The Bundeswehr, which is repeatedly criticized for its poor state of equipment, is now providing spare parts on site as a test Frigate Saxony here. In a test lasting several days on the North Sea, it is to be checked whether machine and equipment parts produced by FDM printing can also be produced in sufficient quality under the special conditions of a warship.
Manufacturing parts using 3D printing, which is already routine in the automotive and railway industries as well as in aerospace (e.g. at Airbus), is much more difficult on ships because of the conditions prevailing there: the salt content of the air and the ship movements as well Vibrations from the drive often have a disruptive effect. On the other hand, using the ships, which are very powerful with more than 53,000 HP, is extremely expensive for the German Armed Forces. Aborting a mission and prematurely returning to the supply of spare parts due to a lack of spare parts would drastically increase this.
The U.S. Navy recently installed its first 3D printer aboard one of its vessels in a program designed to test the capabilities of the technology and its potential contribution to enhancing maintenance aboard active duty vessels. The Navy joins with the commercial shipping industry which has also been looking at the capabilities of 3D printing and tested the first parts for ships made with the technology.
The 3D printing system was recently placed aboard the USS Essex, a Wasp-class Landing Helicopter Dock currently based at Pearl Harbor, Hawaii. Commissioned in 1992, the amphibious assault ship is testing the technology while it is currently participating in the Rim of the Pacific (RIMPAC) 2022 training exercise.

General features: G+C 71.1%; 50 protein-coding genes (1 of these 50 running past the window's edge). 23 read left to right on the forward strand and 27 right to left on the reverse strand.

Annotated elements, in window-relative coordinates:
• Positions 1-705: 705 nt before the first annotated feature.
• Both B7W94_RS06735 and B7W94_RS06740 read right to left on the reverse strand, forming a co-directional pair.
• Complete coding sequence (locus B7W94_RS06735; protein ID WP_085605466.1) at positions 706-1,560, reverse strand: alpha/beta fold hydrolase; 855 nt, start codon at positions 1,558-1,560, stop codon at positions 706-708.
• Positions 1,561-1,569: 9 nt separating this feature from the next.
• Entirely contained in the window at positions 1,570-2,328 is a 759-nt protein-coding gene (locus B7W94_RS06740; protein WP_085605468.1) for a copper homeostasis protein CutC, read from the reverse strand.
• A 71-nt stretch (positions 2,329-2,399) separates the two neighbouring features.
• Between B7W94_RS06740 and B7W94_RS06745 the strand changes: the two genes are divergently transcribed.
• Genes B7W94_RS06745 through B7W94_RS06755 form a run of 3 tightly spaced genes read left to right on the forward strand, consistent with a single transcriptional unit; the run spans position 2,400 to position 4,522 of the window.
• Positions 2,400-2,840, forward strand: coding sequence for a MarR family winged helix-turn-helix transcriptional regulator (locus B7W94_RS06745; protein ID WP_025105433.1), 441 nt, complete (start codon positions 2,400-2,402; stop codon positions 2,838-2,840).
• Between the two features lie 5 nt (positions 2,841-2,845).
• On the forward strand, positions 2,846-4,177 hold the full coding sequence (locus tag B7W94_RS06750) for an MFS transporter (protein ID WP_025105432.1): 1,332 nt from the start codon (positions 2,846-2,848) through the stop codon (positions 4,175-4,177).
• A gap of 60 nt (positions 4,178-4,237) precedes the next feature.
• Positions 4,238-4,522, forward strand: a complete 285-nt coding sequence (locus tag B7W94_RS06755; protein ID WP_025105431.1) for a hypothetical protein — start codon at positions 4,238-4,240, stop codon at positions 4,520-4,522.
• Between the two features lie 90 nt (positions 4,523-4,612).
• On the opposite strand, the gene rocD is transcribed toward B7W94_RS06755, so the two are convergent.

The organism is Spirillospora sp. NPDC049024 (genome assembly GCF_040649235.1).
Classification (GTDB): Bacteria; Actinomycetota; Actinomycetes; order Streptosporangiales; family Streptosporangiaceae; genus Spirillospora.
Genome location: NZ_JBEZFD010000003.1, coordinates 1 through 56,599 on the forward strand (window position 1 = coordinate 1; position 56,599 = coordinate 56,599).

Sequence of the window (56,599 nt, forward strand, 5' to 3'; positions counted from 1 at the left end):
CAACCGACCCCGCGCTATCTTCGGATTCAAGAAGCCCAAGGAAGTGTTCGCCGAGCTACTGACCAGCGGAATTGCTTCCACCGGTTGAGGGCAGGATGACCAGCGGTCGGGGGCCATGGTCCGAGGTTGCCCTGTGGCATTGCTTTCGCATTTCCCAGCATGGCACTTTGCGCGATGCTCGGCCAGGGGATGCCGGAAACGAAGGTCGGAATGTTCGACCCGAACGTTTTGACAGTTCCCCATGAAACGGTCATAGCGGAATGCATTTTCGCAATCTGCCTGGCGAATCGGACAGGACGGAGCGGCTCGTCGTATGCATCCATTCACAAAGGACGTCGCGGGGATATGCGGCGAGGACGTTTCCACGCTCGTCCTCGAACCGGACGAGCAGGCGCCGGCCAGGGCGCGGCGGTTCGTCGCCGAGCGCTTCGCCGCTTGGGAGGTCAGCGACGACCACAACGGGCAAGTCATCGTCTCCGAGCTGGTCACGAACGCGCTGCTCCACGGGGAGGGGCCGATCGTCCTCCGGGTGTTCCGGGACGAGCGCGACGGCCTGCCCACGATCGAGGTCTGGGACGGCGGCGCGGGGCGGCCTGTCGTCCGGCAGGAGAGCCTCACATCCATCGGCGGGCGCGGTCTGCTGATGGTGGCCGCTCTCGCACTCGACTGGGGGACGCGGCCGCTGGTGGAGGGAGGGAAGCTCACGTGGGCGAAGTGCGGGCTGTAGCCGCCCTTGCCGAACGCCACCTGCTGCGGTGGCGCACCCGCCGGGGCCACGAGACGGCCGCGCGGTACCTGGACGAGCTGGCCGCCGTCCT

“Having this printer aboard will essentially accelerate, enhance, and increase our warfighting readiness,” said Lt. Cmdr. Nicolas Batista, the Aircraft Intermediate Maintenance Department (AIMD) officer aboard the Essex. “The capabilities of the 3D printer will enable Essex to become more self-sufficient.”
Alstom, a France-based rolling stock manufacturer, has begun using Replique’s on-demand 3D printing services for its industrial series production applications.
The firm has chosen to digitize a portion of its supply chain, citing manufacturing flexibility, shorter lead times, and lower costs as primary factors for the decision. With help from Replique, Alstom can produce small batches of metal components for its trains in a decentralized manner, enabling the firm to better address the local needs of clients worldwide.
Leveraging the recent partnership, Alstom has already received and installed its first set of visible 3D printed train parts: door stoppers made of stainless steel.
Anglo American has launched a 3D printing project in South Africa focused on using the technology to manufacture spare parts for mining and processing equipment locally.
The company and its partners on the project, South African Council for Scientific and Industrial Research (CSIR) and US-based technology company, Ivaldi Group, are initially exploring the creation of a “digitally distributed supply chain”.